1. Zuzelo, Patti Rager EdD, RN, ACNS-BC, ANP-BC, ANEF, FAAN

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Nurses are often intrigued by the possibilities of holistic care practices that potentially improve clients' health and well-being. Holistic nursing offers opportunities beyond the more traditional approaches to health typically emphasized in basic and graduate nursing education programs and promoted in acute care settings. Although nurses are taught to value the "body, mind, and spirit" and demonstrate this value through interventions that include the "art and science" of nursing, it is often the case that care settings prioritize physical well-being, technology-driven care management, and decision-making algorithms over individualized care practice that include physical, nutritional, emotional, social, spiritual, intellectual, and even financial well-being. Nurses may struggle to figure out how to contribute to promoting holistic care within the traditional health care system.


One strategy is to engage in research activities that provide some answers as to the efficacy of holistic care interventions on a certain variable or concern of interest. In the evidence-based practice hierarchical model to which nurses are routinely exposed, the gold standard of science includes multiple randomized controlled trials (RCTs) analyzed together (otherwise known as meta-analyses) or the well-designed, appropriately sampled RCT. While this design is certainly ideal in many cases, an experimental study that looks for differences, relationships, or predictions specific to the effects of a single planned holistic intervention on a dependent variable of interest is not the only type of investigation model needed to move holistic care forward. Implementation science research and quality improvement (QI) investigation are also essential to provide the evidence necessary for reliable and valid approaches to holistic care delivery and improved outcomes.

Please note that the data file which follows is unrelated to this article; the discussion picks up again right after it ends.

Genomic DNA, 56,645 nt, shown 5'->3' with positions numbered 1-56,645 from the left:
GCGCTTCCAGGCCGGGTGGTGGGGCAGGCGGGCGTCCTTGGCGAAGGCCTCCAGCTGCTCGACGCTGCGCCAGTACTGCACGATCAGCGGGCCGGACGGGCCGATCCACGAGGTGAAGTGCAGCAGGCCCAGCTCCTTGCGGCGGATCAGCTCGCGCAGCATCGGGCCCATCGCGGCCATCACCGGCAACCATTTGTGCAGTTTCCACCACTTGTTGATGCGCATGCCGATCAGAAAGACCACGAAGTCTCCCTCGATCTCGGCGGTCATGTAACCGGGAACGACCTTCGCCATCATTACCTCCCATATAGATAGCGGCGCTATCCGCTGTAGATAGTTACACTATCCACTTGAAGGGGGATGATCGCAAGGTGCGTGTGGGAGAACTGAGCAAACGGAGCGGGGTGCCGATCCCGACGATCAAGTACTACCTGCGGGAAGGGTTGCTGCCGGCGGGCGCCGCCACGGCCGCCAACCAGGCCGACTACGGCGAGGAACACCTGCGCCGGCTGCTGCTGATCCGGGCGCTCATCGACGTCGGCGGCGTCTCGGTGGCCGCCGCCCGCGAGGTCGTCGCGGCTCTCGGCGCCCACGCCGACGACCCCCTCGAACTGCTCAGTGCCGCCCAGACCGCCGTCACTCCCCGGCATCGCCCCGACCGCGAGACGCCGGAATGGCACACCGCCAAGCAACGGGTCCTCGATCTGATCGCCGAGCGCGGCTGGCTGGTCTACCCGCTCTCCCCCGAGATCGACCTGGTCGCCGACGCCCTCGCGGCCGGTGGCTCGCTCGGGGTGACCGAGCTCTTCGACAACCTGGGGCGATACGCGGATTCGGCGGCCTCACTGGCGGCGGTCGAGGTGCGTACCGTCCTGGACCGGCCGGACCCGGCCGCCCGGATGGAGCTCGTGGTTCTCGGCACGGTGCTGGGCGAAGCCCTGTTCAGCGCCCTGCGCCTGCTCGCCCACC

Implementation science (IS) focuses on systematically adopting and integrating evidence-based interventions into practice.1 Consider that when well-done research concludes that a holistic nursing intervention provides a beneficial clinical and statistical difference on a dependent variable of importance, there is still work to be done by those in the field to determine the suitability, practicability, and acceptability of this intervention. Another way to consider this concern is to ask, "What is the most effective way to deliver this intervention in the clinical setting?"


Research findings may demonstrate that the intervention contributes to an improved outcome, but the next steps should be to ascertain the most effective, acceptable, and feasible way to incorporate this intervention into the delivery system. Is there a "best" way to implement the intervention that will enhance patient satisfaction? How should the intervention delivery be designed to best meet the many work demands of care providers? What are the fixed and fluid costs associated with the intervention and how might the implementation process be revised to save money and resources while still achieving the maximum outcome improvement? These are a few of the questions that holistic nursing practice implementation scientists need to rigorously explore. Rather than asking whether the proposed independent variable makes a difference on the dependent variable of interest, IS asks how to best implement the evidence-based intervention.